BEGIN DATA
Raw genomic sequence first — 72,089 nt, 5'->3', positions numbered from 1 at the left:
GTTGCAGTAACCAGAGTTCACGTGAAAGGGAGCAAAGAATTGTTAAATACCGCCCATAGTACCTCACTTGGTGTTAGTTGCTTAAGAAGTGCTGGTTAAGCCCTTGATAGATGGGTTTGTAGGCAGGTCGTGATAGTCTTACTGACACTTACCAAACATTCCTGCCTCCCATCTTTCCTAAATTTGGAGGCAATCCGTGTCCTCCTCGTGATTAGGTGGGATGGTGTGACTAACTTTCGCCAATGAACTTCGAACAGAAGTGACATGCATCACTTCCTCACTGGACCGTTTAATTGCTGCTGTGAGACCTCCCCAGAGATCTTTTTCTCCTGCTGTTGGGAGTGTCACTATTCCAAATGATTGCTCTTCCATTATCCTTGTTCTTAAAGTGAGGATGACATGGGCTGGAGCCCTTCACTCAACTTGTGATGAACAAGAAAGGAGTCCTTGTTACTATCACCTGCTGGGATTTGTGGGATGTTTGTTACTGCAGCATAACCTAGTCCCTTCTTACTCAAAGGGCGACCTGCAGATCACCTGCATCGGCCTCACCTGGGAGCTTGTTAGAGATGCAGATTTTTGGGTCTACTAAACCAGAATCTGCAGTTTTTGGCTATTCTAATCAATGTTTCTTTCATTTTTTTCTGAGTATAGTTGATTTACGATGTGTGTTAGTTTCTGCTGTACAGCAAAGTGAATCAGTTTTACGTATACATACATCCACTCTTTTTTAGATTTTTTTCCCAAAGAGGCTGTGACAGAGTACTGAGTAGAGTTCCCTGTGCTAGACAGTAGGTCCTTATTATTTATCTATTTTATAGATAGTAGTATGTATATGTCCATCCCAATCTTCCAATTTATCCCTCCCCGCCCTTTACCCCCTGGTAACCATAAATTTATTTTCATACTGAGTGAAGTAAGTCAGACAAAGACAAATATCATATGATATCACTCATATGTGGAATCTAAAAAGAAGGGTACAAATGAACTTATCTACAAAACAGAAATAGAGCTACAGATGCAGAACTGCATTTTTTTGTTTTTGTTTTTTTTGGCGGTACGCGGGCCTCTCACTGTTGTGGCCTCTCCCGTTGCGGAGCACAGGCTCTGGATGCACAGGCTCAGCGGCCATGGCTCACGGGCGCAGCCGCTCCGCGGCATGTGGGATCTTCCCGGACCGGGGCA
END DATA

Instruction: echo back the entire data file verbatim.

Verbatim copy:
Raw genomic sequence first — 72,089 nt, 5'->3', positions numbered from 1 at the left:
GTTGCAGTAACCAGAGTTCACGTGAAAGGGAGCAAAGAATTGTTAAATACCGCCCATAGTACCTCACTTGGTGTTAGTTGCTTAAGAAGTGCTGGTTAAGCCCTTGATAGATGGGTTTGTAGGCAGGTCGTGATAGTCTTACTGACACTTACCAAACATTCCTGCCTCCCATCTTTCCTAAATTTGGAGGCAATCCGTGTCCTCCTCGTGATTAGGTGGGATGGTGTGACTAACTTTCGCCAATGAACTTCGAACAGAAGTGACATGCATCACTTCCTCACTGGACCGTTTAATTGCTGCTGTGAGACCTCCCCAGAGATCTTTTTCTCCTGCTGTTGGGAGTGTCACTATTCCAAATGATTGCTCTTCCATTATCCTTGTTCTTAAAGTGAGGATGACATGGGCTGGAGCCCTTCACTCAACTTGTGATGAACAAGAAAGGAGTCCTTGTTACTATCACCTGCTGGGATTTGTGGGATGTTTGTTACTGCAGCATAACCTAGTCCCTTCTTACTCAAAGGGCGACCTGCAGATCACCTGCATCGGCCTCACCTGGGAGCTTGTTAGAGATGCAGATTTTTGGGTCTACTAAACCAGAATCTGCAGTTTTTGGCTATTCTAATCAATGTTTCTTTCATTTTTTTCTGAGTATAGTTGATTTACGATGTGTGTTAGTTTCTGCTGTACAGCAAAGTGAATCAGTTTTACGTATACATACATCCACTCTTTTTTAGATTTTTTTCCCAAAGAGGCTGTGACAGAGTACTGAGTAGAGTTCCCTGTGCTAGACAGTAGGTCCTTATTATTTATCTATTTTATAGATAGTAGTATGTATATGTCCATCCCAATCTTCCAATTTATCCCTCCCCGCCCTTTACCCCCTGGTAACCATAAATTTATTTTCATACTGAGTGAAGTAAGTCAGACAAAGACAAATATCATATGATATCACTCATATGTGGAATCTAAAAAGAAGGGTACAAATGAACTTATCTACAAAACAGAAATAGAGCTACAGATGCAGAACTGCATTTTTTTGTTTTTGTTTTTTTTGGCGGTACGCGGGCCTCTCACTGTTGTGGCCTCTCCCGTTGCGGAGCACAGGCTCTGGATGCACAGGCTCAGCGGCCATGGCTCACGGGCGCAGCCGCTCCGCGGCATGTGGGATCTTCCCGGACCGGGGCA